A 70-acre mixed-use development project in London, Ontario, will be a test site for an electricity generation and sharing model known as community net metering. Sifton Properties’ West 5 — now nearing buildout of approximately 2.5 million square feet of commercial and residential space in an array of low-rise to high-rise buildings targeting net-zero energy and water consumption — has been selected to demonstrate the possibilities, working in consort with London Hydro and with the backing of the Ontario government.
“This model is very important in the future of net-zero communities,” says Richard Sifton, president and chief executive officer of Sifton Properties.
The concept is an expansion of Ontario’s net metering program, which was enabled through a 2005 provincial regulation. More than 2,000 individual hydro account holders have agreements to generate on-site renewable power to meet part or all of their household/facility demand requirements, and are also connected to the electricity grid so they can pull or dispatch supply as necessary.
Net metered customers receive credits on their hydro bills for the power they send to the grid. However, until the Ontario government enacted a regulation earlier this year to authorize community net metering demonstration projects, there was no option to allocate those credits to other hydro accounts. The West 5 development will be the first to do so.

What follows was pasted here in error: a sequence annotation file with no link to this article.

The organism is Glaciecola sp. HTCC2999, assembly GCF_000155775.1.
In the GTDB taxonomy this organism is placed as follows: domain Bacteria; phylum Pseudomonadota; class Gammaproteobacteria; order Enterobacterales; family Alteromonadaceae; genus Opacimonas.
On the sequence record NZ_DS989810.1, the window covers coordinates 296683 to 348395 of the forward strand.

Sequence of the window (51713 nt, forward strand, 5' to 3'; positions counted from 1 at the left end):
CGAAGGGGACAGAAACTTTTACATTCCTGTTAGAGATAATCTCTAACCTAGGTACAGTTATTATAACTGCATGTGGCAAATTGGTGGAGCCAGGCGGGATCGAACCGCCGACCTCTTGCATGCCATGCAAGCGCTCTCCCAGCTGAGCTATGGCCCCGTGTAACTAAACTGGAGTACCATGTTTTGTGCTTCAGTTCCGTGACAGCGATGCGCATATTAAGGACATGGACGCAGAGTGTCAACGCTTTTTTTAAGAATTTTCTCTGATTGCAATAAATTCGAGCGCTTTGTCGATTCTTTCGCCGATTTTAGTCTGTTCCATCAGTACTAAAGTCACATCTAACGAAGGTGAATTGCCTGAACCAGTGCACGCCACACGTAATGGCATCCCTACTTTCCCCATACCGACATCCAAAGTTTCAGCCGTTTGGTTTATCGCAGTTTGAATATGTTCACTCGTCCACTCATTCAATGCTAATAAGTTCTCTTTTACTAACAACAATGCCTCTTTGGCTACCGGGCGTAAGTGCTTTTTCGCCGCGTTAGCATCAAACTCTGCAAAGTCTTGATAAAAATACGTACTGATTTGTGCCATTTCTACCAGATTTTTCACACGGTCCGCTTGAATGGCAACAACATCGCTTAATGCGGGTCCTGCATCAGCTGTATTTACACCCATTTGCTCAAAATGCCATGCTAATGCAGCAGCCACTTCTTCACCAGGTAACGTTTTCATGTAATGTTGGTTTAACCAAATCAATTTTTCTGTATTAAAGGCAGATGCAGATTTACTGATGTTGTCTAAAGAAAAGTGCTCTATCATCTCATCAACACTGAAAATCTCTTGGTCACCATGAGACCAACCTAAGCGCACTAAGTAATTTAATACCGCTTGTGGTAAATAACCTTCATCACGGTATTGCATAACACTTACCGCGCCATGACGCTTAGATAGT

“Community net metering allows us to overproduce solar energy on one building, then use that energy in other buildings at West 5,” Sifton explains. “It allows us to continue exploring future opportunities from a community level, not building level. It opens the doors for micro grids, battery storage, high speed bus or car charging.”
As Ontario’s first demonstration project, West 5 is expected to be a learning opportunity for electricity utilities that will also derive insight and data on the environmental and economic impact of renewable energy collectives.
“London Hydro will develop innovative new tools and technology as well as gain valuable experience in installing and operating a microgrid,” predicts Vinay Sharma, the utility’s chief executive officer.
“Net metering innovation harnesses clean, green technology to save taxpayers money — a combination that we all can get behind,” says David Piccini, Ontario Minister of the Environment, Conservation and Parks. “I look forward to seeing the results of this demonstration and what net metering can mean for more projects that support a sustainable future.”